no code implementations • 1 Apr 2021 • Tiona Zuzul, Emily Cox Pahnke, Jonathan Larson, Patrick Bourke, Nicholas Caurvina, Neha Parikh Shah, Fereshteh Amini, Youngser Park, Joshua Vogelstein, Jeffrey Weston, Christopher White, Carey E. Priebe
Workplace communications around the world were drastically altered by Covid-19 and the resulting work-from-home orders and rise of remote work.
The success of state-of-the-art machine learning is essentially all based on different variations of gradient descent algorithms that minimize some version of a cost or loss function.
We examine two related, complementary inference tasks: the detection of anomalous graphs within a time series, and the detection of temporally anomalous vertices.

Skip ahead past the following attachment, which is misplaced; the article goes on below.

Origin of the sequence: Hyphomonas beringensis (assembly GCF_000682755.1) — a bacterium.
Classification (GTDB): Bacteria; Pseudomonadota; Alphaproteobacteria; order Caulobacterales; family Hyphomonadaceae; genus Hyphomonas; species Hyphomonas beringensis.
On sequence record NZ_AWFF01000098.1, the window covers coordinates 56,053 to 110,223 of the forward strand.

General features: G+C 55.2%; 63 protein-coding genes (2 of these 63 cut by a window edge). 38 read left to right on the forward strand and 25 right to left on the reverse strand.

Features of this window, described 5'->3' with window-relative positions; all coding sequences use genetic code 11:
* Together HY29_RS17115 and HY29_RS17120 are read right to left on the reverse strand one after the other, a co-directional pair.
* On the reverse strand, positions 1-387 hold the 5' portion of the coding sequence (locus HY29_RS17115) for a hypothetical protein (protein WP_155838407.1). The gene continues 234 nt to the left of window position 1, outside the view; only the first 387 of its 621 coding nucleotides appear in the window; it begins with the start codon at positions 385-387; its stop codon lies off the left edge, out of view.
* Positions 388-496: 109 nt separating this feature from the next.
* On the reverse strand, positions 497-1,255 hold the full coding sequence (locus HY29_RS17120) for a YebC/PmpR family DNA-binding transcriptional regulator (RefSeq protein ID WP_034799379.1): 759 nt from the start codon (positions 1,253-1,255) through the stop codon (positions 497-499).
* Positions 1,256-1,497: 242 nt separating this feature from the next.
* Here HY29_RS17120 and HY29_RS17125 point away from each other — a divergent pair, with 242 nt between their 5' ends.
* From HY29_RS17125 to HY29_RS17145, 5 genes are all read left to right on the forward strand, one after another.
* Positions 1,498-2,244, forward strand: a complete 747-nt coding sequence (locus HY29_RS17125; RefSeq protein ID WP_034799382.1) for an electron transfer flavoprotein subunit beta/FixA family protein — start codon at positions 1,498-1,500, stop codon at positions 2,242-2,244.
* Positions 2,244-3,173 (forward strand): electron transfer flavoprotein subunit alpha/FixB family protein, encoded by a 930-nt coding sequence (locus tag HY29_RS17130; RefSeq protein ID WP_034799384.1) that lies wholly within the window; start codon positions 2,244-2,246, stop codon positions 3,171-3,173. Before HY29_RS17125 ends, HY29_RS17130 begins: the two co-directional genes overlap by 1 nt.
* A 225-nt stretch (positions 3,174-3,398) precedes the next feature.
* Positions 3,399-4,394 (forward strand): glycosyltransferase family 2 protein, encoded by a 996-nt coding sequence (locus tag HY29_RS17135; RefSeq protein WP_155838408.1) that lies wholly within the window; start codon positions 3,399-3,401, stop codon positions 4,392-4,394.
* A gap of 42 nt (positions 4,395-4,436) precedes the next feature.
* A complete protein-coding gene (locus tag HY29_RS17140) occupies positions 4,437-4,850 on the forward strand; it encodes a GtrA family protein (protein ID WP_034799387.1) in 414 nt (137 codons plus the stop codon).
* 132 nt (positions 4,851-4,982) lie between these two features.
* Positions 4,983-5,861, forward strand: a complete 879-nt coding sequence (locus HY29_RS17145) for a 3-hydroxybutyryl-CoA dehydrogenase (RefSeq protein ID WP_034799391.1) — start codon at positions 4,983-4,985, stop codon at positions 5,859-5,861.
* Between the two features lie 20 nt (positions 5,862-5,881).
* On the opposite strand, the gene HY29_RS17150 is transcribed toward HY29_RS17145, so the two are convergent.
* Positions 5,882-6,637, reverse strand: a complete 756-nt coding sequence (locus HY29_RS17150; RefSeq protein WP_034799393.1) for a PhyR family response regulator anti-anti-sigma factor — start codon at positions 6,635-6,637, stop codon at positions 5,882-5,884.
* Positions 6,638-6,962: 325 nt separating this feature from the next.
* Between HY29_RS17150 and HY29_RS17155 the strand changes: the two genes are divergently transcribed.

2 code implementations • 20 May 2020 • Hayden S. Helm, Amitabh Basu, Avanti Athreya, Youngser Park, Joshua T. Vogelstein, Carey E. Priebe, Michael Winding, Marta Zlatic, Albert Cardona, Patrick Bourke, Jonathan Larson, Marah Abdin, Piali Choudhury, Weiwei Yang, Christopher W. White
Learning to rank -- producing a ranked list of items specific to a query and with respect to a set of supervisory items -- is a problem of general interest.
1 code implementation • 27 Apr 2020 • Joshua T. Vogelstein, Jayanta Dey, Hayden S. Helm, Will LeVine, Ronak D. Mehta, Ali Geisa, Haoyin Xu, Gido M. van de Ven, Emily Chang, Chenyu Gao, Weiwei Yang, Bryan Tower, Jonathan Larson, Christopher M. White, Carey E. Priebe
But striving to avoid forgetting sets the goal unnecessarily low: the goal of lifelong learning, whether biological or artificial, should be to improve performance on all tasks (including past and future) with any new data.
Given a pair of graphs $G_1$ and $G_2$ and a vertex set of interest in $G_1$, the vertex nomination (VN) problem seeks to find the corresponding vertices of interest in $G_2$ (if they exist) and produce a rank list of the vertices in $G_2$, with the corresponding vertices of interest in $G_2$ concentrating, ideally, at the top of the rank list.